We have seen that often a classifier is not able to do its job properly.
Why? There are many reasons:
- Even if many algorithms are in principle general purpose, we know that testing the algorithm on different data set (that is on different problem) the accuracy can change a lot.
- The training hasn’t been done properly: consider for example datasets having high dimensionality, how can you be sure that your classifier hasn’t affected by overfitting?
- The classifier it self cannot solve such problem: e.g a perceptron cannot solve the xor problem (more generally cannot solve non linear problems).
So the idea behind ADA, is to linearly combine a set of weak classifiers to obtain a better classifier!
One of the reasons that makes ADA so powerful is its generality:
It is a meta-algorithm, that is, you can think ADA like a strategy where you can combine different weak classifiers to cooperate together to improve the overall accuracy. So in the linear combination of classifiers you can have perceptrons mixed with neural networks, decision trees and so on.
Every single classifier is specialized to solve just a piece of the problem, so combining them you obtain the overall solution of the problem.
How it works?
ADA is an iterative strategy where on each round, the weights of each incorrectly classified example are increased so that the new classifier focuses more on those examples.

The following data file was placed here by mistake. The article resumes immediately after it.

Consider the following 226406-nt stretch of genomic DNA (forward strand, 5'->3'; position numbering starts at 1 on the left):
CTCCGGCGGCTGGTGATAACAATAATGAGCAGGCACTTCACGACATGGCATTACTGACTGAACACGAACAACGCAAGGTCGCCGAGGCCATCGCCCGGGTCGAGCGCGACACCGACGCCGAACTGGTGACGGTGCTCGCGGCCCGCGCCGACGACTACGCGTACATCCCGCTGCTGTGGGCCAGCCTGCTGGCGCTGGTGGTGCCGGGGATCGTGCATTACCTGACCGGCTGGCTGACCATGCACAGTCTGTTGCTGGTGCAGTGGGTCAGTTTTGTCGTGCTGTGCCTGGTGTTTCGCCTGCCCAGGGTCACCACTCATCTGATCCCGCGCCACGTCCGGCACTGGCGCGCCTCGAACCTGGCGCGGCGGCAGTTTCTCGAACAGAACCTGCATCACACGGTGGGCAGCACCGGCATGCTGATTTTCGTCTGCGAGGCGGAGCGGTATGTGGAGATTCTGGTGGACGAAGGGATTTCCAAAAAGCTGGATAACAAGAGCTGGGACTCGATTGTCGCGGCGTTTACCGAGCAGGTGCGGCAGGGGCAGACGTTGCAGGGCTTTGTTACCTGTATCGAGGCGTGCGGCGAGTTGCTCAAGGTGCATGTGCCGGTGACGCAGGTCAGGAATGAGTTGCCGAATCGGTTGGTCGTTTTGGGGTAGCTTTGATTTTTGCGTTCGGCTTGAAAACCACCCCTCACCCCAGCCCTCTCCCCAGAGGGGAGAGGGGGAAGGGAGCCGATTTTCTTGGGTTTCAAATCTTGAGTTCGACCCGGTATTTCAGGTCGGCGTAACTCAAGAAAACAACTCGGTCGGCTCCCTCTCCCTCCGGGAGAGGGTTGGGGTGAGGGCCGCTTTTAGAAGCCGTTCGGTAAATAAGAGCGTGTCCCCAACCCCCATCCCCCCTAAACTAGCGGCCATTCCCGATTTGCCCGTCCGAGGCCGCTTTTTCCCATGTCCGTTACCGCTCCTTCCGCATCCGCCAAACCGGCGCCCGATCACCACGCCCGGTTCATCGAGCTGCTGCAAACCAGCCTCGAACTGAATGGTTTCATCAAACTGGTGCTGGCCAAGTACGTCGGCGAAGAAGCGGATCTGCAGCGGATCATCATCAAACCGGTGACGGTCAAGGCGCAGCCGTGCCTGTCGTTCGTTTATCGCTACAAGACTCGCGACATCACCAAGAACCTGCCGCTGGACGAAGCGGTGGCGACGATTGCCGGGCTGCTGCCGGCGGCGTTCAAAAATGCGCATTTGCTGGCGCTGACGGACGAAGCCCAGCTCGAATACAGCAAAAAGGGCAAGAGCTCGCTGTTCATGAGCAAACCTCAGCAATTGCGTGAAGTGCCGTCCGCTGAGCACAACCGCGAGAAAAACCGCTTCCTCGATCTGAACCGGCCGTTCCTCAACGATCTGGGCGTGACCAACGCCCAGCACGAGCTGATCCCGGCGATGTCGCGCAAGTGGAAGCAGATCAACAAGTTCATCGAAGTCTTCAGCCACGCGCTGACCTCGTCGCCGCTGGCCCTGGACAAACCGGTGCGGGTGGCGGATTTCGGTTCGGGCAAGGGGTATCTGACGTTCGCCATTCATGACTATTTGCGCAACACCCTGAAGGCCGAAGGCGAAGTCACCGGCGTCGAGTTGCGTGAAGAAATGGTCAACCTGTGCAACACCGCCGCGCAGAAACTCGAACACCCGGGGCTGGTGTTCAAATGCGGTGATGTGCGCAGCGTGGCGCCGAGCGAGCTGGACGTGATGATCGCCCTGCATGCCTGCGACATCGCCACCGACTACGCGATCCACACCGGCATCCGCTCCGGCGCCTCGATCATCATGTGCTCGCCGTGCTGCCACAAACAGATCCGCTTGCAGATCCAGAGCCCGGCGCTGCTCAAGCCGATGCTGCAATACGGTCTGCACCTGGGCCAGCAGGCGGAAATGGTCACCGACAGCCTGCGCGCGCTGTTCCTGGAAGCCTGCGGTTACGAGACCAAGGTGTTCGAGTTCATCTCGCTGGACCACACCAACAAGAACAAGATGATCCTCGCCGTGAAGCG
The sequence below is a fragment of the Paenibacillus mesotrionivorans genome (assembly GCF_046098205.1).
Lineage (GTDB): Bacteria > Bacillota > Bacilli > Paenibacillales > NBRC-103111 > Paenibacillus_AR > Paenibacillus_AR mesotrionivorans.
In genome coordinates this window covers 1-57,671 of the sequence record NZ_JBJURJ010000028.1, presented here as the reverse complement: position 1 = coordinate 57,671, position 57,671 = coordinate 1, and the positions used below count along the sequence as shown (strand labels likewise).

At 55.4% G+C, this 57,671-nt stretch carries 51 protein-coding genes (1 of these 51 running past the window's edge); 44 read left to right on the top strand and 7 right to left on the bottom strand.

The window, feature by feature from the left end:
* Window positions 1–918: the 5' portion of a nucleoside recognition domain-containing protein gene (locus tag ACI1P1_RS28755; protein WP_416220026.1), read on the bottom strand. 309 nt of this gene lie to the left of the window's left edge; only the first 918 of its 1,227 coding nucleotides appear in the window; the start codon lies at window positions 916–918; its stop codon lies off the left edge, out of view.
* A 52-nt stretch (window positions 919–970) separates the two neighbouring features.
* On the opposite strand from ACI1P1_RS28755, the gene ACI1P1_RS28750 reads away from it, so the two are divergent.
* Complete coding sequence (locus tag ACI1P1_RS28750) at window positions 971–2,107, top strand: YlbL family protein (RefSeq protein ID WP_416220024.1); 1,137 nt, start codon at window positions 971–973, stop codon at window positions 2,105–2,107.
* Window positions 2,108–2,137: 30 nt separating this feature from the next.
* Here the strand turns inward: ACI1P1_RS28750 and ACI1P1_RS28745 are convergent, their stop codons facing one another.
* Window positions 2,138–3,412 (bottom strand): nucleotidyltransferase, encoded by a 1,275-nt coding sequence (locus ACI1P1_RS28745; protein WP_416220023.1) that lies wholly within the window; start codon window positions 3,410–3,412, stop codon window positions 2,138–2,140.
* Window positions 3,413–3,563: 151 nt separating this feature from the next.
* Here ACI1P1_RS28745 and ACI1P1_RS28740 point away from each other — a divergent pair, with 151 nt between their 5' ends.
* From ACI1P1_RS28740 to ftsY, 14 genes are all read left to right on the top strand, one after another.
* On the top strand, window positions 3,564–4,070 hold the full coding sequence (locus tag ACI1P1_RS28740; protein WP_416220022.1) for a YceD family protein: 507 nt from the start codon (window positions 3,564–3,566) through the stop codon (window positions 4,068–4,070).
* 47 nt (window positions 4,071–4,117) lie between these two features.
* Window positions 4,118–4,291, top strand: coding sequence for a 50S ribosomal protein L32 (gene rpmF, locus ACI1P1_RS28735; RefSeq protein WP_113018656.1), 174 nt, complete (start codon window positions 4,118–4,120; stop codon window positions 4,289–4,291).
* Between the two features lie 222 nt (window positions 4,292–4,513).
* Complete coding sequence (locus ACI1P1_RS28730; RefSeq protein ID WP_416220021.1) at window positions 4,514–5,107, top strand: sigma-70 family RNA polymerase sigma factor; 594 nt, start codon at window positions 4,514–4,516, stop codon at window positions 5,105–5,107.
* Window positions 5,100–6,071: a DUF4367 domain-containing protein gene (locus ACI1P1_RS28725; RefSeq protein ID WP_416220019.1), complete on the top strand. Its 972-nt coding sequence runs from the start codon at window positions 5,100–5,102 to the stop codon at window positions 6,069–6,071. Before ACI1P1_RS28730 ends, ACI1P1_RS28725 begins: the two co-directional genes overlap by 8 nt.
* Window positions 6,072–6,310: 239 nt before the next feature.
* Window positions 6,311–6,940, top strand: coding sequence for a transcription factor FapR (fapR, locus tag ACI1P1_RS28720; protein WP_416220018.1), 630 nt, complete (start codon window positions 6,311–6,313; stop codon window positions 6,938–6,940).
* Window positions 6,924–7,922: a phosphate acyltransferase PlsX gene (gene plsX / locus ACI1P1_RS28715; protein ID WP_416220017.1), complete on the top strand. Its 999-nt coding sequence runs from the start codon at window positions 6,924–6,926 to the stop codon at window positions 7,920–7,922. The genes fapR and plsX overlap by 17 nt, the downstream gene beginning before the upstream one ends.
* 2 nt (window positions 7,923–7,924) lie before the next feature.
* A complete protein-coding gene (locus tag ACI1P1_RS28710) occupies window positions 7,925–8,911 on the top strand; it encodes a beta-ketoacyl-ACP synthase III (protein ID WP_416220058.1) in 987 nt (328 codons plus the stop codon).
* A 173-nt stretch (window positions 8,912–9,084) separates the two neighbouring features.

Further details are available everywhere in internet, but I would suggest to focus on the distribution function that it minimizes.
This is a crucial point: the function (at least in the original implementation) is a convex distribution, and the algo tends to fall in local minimum because basically it performs a greedy process.
Again: when you use an algorithm focus on its limits!!
As usual I’m not going to report here the meta-code of algo: there are hundreds of web pages with exactly the same things and I don’t want add entropy to the Universe J
I prefer show the some graphical example done in Mathematica: I believe that an image is thousands times better than a formula to understand the underlying concepts! (…I love the theoretical aspects of the algorithms, but after the theory you must to be practical and able to implement the solution!!).
So let’s start with a 2-dimensional problem:
I ran on the same data set (not linearly separable) many SVM having different setting (of course an SVM well trained can easily solve the problem).
I choose voluntarily a weak kernel (polynomial) with a bad capacity factor values.
Here you are the hyperplanes found by the svm. As you can see, no one solution found fits properly problem.
|The set of weak classifier used to build the boosted classifier|
Let me show now what is the output of ADA after few iterations.
|The output of ADA using the above weak classifiers. Notice how the linear combination produce a segmented classifier.|
Below an of example with 3-D datasets
|The set of weak hyperplanes found by the weak svms (mixed)|
Here you are the ADA output after just 2 iterations:
|ADA output after two iterations|
and the optimal solution found after 7 iterations:
|The ADA output after 7 iterations: as you can see the optimal solution has been found.|
Contact me if you are interested to the notebook with the Mathematica implementation.